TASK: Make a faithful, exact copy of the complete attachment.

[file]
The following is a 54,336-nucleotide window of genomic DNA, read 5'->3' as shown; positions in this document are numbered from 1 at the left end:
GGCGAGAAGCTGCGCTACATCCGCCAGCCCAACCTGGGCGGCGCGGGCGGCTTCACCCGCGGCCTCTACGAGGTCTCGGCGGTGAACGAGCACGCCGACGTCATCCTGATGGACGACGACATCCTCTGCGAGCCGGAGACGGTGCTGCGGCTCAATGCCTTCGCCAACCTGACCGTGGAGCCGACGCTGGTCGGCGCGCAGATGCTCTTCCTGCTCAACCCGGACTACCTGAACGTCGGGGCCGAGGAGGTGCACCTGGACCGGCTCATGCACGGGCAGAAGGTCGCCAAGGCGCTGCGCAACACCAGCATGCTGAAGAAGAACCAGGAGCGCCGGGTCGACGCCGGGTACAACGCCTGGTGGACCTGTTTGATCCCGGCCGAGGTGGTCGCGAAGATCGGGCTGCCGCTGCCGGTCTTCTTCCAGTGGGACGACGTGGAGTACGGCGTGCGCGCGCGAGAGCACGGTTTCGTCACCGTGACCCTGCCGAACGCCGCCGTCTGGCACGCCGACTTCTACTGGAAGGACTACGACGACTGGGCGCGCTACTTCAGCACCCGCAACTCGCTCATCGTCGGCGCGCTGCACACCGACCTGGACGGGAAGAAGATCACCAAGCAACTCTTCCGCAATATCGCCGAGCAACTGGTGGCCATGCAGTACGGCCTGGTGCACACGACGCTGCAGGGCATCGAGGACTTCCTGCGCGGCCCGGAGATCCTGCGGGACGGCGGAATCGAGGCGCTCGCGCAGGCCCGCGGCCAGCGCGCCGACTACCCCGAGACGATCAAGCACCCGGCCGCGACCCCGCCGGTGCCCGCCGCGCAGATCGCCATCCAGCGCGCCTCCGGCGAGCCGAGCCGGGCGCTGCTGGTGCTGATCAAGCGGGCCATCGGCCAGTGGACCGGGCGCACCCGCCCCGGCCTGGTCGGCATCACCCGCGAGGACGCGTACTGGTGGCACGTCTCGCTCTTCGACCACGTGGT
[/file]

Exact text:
The following is a 54,336-nucleotide window of genomic DNA, read 5'->3' as shown; positions in this document are numbered from 1 at the left end:
GGCGAGAAGCTGCGCTACATCCGCCAGCCCAACCTGGGCGGCGCGGGCGGCTTCACCCGCGGCCTCTACGAGGTCTCGGCGGTGAACGAGCACGCCGACGTCATCCTGATGGACGACGACATCCTCTGCGAGCCGGAGACGGTGCTGCGGCTCAATGCCTTCGCCAACCTGACCGTGGAGCCGACGCTGGTCGGCGCGCAGATGCTCTTCCTGCTCAACCCGGACTACCTGAACGTCGGGGCCGAGGAGGTGCACCTGGACCGGCTCATGCACGGGCAGAAGGTCGCCAAGGCGCTGCGCAACACCAGCATGCTGAAGAAGAACCAGGAGCGCCGGGTCGACGCCGGGTACAACGCCTGGTGGACCTGTTTGATCCCGGCCGAGGTGGTCGCGAAGATCGGGCTGCCGCTGCCGGTCTTCTTCCAGTGGGACGACGTGGAGTACGGCGTGCGCGCGCGAGAGCACGGTTTCGTCACCGTGACCCTGCCGAACGCCGCCGTCTGGCACGCCGACTTCTACTGGAAGGACTACGACGACTGGGCGCGCTACTTCAGCACCCGCAACTCGCTCATCGTCGGCGCGCTGCACACCGACCTGGACGGGAAGAAGATCACCAAGCAACTCTTCCGCAATATCGCCGAGCAACTGGTGGCCATGCAGTACGGCCTGGTGCACACGACGCTGCAGGGCATCGAGGACTTCCTGCGCGGCCCGGAGATCCTGCGGGACGGCGGAATCGAGGCGCTCGCGCAGGCCCGCGGCCAGCGCGCCGACTACCCCGAGACGATCAAGCACCCGGCCGCGACCCCGCCGGTGCCCGCCGCGCAGATCGCCATCCAGCGCGCCTCCGGCGAGCCGAGCCGGGCGCTGCTGGTGCTGATCAAGCGGGCCATCGGCCAGTGGACCGGGCGCACCCGCCCCGGCCTGGTCGGCATCACCCGCGAGGACGCGTACTGGTGGCACGTCTCGCTCTTCGACCACGTGGT